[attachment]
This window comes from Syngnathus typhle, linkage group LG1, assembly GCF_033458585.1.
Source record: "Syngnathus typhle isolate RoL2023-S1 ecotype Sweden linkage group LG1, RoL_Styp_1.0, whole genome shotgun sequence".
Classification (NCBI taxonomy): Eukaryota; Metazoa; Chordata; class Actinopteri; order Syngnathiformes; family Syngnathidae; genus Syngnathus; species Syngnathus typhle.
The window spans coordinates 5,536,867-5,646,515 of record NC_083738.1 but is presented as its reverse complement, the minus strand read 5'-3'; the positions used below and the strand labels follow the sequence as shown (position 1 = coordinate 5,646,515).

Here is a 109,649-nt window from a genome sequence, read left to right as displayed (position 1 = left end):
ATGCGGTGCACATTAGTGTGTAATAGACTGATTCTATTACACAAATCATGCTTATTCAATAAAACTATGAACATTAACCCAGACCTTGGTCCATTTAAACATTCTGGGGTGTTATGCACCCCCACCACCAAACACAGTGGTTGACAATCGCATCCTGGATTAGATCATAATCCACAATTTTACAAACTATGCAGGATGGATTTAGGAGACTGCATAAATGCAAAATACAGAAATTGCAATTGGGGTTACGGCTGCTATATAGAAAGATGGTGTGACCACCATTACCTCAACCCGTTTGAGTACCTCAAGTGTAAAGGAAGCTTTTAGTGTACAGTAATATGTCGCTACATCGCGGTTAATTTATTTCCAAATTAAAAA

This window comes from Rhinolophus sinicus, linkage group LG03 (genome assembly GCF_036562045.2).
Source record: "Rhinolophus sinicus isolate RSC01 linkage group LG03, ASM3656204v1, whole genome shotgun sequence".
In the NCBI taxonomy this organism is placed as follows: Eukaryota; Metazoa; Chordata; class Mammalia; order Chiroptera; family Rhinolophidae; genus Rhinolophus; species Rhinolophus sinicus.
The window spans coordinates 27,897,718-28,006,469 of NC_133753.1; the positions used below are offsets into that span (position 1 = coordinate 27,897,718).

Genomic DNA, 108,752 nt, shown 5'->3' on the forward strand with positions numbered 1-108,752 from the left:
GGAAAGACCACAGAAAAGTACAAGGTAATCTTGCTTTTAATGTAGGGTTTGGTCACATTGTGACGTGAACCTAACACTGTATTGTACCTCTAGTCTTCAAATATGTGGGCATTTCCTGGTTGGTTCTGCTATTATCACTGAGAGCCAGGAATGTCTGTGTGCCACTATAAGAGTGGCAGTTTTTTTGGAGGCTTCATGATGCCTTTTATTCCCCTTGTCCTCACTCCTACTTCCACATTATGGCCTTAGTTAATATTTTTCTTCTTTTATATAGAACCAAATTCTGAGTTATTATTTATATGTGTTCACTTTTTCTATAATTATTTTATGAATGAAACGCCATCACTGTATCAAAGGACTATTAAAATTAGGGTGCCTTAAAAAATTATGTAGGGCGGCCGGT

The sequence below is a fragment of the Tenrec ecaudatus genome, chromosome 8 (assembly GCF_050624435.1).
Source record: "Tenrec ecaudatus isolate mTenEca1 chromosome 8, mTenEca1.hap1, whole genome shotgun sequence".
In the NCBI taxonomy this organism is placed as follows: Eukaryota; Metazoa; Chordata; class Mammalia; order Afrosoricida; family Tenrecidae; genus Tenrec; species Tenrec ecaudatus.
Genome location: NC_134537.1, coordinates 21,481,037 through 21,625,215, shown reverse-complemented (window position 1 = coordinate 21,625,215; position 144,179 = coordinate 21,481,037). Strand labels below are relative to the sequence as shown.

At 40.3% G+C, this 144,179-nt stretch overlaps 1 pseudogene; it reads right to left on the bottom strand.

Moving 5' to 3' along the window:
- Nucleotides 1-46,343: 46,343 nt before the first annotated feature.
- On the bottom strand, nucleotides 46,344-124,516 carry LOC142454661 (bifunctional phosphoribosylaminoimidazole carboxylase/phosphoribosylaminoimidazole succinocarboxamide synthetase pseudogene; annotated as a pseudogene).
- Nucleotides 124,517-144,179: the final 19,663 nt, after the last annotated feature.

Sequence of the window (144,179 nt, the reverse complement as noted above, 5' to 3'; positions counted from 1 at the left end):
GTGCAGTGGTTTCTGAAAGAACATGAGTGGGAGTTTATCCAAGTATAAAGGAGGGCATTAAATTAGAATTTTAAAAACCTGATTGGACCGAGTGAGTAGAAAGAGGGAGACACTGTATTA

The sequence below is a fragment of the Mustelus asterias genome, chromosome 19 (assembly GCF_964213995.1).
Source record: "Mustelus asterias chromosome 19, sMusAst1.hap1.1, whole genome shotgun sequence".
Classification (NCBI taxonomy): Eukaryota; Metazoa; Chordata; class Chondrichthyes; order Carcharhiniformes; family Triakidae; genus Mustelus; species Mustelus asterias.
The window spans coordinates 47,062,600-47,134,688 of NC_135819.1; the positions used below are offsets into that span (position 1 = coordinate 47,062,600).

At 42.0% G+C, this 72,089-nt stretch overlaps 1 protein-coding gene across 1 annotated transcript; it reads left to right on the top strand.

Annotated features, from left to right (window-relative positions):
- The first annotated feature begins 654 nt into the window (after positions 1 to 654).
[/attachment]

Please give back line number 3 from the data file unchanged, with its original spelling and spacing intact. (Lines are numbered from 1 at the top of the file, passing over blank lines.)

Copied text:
Classification (NCBI taxonomy): Eukaryota; Metazoa; Chordata; class Actinopteri; order Syngnathiformes; family Syngnathidae; genus Syngnathus; species Syngnathus typhle.